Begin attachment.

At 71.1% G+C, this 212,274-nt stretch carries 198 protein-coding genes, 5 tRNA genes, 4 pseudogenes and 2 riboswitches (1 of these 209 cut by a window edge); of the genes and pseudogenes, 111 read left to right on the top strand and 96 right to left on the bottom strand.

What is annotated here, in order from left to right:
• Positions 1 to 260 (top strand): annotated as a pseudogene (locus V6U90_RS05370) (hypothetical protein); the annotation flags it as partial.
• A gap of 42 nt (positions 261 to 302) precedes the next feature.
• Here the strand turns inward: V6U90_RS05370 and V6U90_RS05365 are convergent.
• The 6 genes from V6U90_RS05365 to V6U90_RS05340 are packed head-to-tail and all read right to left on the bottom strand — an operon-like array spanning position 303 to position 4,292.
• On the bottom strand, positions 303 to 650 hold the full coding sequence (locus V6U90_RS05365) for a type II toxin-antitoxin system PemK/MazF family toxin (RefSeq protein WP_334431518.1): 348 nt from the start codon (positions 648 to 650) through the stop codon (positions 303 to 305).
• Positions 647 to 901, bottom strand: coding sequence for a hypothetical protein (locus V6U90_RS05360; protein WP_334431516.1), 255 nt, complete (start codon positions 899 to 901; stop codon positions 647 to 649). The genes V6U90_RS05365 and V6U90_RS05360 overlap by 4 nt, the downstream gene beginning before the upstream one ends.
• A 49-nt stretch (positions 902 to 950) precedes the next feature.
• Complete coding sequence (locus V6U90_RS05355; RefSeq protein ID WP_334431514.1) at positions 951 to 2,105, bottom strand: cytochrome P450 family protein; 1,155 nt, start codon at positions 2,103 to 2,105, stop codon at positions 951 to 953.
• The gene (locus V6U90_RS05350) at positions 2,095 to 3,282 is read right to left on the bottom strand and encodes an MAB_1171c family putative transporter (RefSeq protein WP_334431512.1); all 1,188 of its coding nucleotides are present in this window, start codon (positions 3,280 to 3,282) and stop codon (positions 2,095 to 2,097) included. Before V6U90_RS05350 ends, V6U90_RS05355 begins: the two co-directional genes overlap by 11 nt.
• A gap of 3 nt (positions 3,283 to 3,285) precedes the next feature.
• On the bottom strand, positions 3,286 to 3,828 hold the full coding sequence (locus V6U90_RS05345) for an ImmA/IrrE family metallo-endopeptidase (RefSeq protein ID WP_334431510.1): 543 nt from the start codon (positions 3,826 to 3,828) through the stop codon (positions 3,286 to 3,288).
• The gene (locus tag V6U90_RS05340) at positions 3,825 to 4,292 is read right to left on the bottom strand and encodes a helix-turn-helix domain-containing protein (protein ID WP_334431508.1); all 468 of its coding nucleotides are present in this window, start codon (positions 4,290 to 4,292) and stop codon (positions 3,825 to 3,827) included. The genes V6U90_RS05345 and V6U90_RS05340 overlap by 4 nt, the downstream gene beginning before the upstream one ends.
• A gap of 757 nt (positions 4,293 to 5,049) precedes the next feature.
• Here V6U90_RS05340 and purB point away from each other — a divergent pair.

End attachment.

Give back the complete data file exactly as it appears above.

At 71.1% G+C, this 212,274-nt stretch carries 198 protein-coding genes, 5 tRNA genes, 4 pseudogenes and 2 riboswitches (1 of these 209 cut by a window edge); of the genes and pseudogenes, 111 read left to right on the top strand and 96 right to left on the bottom strand.

What is annotated here, in order from left to right:
• Positions 1 to 260 (top strand): annotated as a pseudogene (locus V6U90_RS05370) (hypothetical protein); the annotation flags it as partial.
• A gap of 42 nt (positions 261 to 302) precedes the next feature.
• Here the strand turns inward: V6U90_RS05370 and V6U90_RS05365 are convergent.
• The 6 genes from V6U90_RS05365 to V6U90_RS05340 are packed head-to-tail and all read right to left on the bottom strand — an operon-like array spanning position 303 to position 4,292.
• On the bottom strand, positions 303 to 650 hold the full coding sequence (locus V6U90_RS05365) for a type II toxin-antitoxin system PemK/MazF family toxin (RefSeq protein WP_334431518.1): 348 nt from the start codon (positions 648 to 650) through the stop codon (positions 303 to 305).
• Positions 647 to 901, bottom strand: coding sequence for a hypothetical protein (locus V6U90_RS05360; protein WP_334431516.1), 255 nt, complete (start codon positions 899 to 901; stop codon positions 647 to 649). The genes V6U90_RS05365 and V6U90_RS05360 overlap by 4 nt, the downstream gene beginning before the upstream one ends.
• A 49-nt stretch (positions 902 to 950) precedes the next feature.
• Complete coding sequence (locus V6U90_RS05355; RefSeq protein ID WP_334431514.1) at positions 951 to 2,105, bottom strand: cytochrome P450 family protein; 1,155 nt, start codon at positions 2,103 to 2,105, stop codon at positions 951 to 953.
• The gene (locus V6U90_RS05350) at positions 2,095 to 3,282 is read right to left on the bottom strand and encodes an MAB_1171c family putative transporter (RefSeq protein WP_334431512.1); all 1,188 of its coding nucleotides are present in this window, start codon (positions 3,280 to 3,282) and stop codon (positions 2,095 to 2,097) included. Before V6U90_RS05350 ends, V6U90_RS05355 begins: the two co-directional genes overlap by 11 nt.
• A gap of 3 nt (positions 3,283 to 3,285) precedes the next feature.
• On the bottom strand, positions 3,286 to 3,828 hold the full coding sequence (locus V6U90_RS05345) for an ImmA/IrrE family metallo-endopeptidase (RefSeq protein ID WP_334431510.1): 543 nt from the start codon (positions 3,826 to 3,828) through the stop codon (positions 3,286 to 3,288).
• The gene (locus tag V6U90_RS05340) at positions 3,825 to 4,292 is read right to left on the bottom strand and encodes a helix-turn-helix domain-containing protein (protein ID WP_334431508.1); all 468 of its coding nucleotides are present in this window, start codon (positions 4,290 to 4,292) and stop codon (positions 3,825 to 3,827) included. The genes V6U90_RS05345 and V6U90_RS05340 overlap by 4 nt, the downstream gene beginning before the upstream one ends.
• A gap of 757 nt (positions 4,293 to 5,049) precedes the next feature.
• Here V6U90_RS05340 and purB point away from each other — a divergent pair.